The adaptation of literature to the musical stage: The best of the Golden Age

Bratten, Lee Ann (1997) The adaptation of literature to the musical stage: The best of the Golden Age. MPhil(R) thesis, University of Glasgow.

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Abstract

Musicals during the Golden Age of Broadway - the two decades between 1940 and 1960 - diverged from their reputation as spectacularly staged plays interrupted by song, and developed into fluid pieces of art which integrated words, music, and dance into cohesive storytelling entities. This deviation from tradition resulted in a body of work that was of such high quality that it continues in the present day to hold a distinct place in the history of American theatre as being innovative and entertaining. These innovations were most effectively portrayed when they were related to a strong book, as integration could not occur convincingly without a developed storyline. For some time, musical composers, like opera composers, had looked to other sources for inspiration. Whether it be from books, plays, short stories, or myths, adaptations were the norm of the theatre. But what challenges did composers face when adapting from a piece of literature? Was it necessary for the audience to be familiar with or at least aware of the literary source, or should the show stand on its own merit? Examined here are the adaptation into musicals of plays - specifically Green Grow the Lilacs into Oklahoma! and Pygmalion into My Fair Lady - and short stories - particularly "The Idyll of Miss Sarah Brown" into Guys and Dolls and Tales of the South Pacific into South Pacific. Addressed are the problems encountered by the composers/librettists during the adaptation process, specifically in choosing what elements of the source to emphasise or eliminate, and thus the general sweetening that occurred. Also discussed are the deepening of dramatic situations through music/song/dance and how this affected characterisation. Finally, the continued influence of these musicals on later generations of musical theatre composers is examined with passing comparisons given to contemporary examples.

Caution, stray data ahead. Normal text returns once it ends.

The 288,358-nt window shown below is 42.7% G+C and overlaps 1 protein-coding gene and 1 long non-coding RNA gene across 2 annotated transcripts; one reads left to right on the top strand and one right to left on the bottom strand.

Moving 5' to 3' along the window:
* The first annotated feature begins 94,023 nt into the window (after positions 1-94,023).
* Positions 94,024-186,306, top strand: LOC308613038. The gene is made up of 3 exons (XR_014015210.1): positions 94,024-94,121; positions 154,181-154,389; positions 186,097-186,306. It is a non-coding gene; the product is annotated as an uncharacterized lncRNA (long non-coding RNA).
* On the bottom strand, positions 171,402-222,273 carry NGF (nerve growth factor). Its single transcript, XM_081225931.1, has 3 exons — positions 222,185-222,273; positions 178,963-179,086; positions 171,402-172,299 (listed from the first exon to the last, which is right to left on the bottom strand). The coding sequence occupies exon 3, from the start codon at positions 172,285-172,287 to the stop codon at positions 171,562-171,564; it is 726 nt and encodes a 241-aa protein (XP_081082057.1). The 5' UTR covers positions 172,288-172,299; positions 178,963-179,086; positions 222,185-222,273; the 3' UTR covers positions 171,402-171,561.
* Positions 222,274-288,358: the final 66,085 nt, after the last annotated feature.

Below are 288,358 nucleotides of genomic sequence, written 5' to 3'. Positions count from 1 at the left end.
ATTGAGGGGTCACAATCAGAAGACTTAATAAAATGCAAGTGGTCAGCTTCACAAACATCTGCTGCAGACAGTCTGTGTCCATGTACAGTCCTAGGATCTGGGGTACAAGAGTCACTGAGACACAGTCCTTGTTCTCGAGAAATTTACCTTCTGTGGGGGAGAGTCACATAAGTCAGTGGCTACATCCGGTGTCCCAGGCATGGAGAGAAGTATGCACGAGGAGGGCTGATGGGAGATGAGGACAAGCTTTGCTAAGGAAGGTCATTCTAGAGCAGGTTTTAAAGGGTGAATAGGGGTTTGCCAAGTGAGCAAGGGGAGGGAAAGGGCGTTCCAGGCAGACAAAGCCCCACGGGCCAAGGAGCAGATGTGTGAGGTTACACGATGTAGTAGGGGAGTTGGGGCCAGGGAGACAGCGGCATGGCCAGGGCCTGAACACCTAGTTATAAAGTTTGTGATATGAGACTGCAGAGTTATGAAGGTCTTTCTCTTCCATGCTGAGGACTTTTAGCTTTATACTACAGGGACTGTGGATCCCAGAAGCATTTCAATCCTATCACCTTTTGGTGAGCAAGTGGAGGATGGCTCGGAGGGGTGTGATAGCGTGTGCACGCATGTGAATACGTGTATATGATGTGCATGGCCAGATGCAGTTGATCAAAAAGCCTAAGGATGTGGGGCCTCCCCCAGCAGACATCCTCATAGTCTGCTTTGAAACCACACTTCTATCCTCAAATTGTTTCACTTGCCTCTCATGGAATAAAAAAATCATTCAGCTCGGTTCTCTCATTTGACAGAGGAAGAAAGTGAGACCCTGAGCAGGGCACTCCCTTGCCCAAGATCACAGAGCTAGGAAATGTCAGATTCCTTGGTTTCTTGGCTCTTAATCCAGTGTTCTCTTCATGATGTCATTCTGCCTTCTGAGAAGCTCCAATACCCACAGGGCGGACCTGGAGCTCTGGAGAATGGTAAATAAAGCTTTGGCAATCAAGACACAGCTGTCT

Item Type: Thesis (MPhil(R))
Qualification Level: Masters
Keywords: Music history, Theater history
Date of Award: 1997
Depositing User: Enlighten Team
Unique ID: glathesis:1997-72528
Copyright: Copyright of this thesis is held by the author.
Date Deposited: 11 Jun 2019 11:06
Last Modified: 11 Jun 2019 11:06
URI: http://theses.gla.ac.uk/id/eprint/72528

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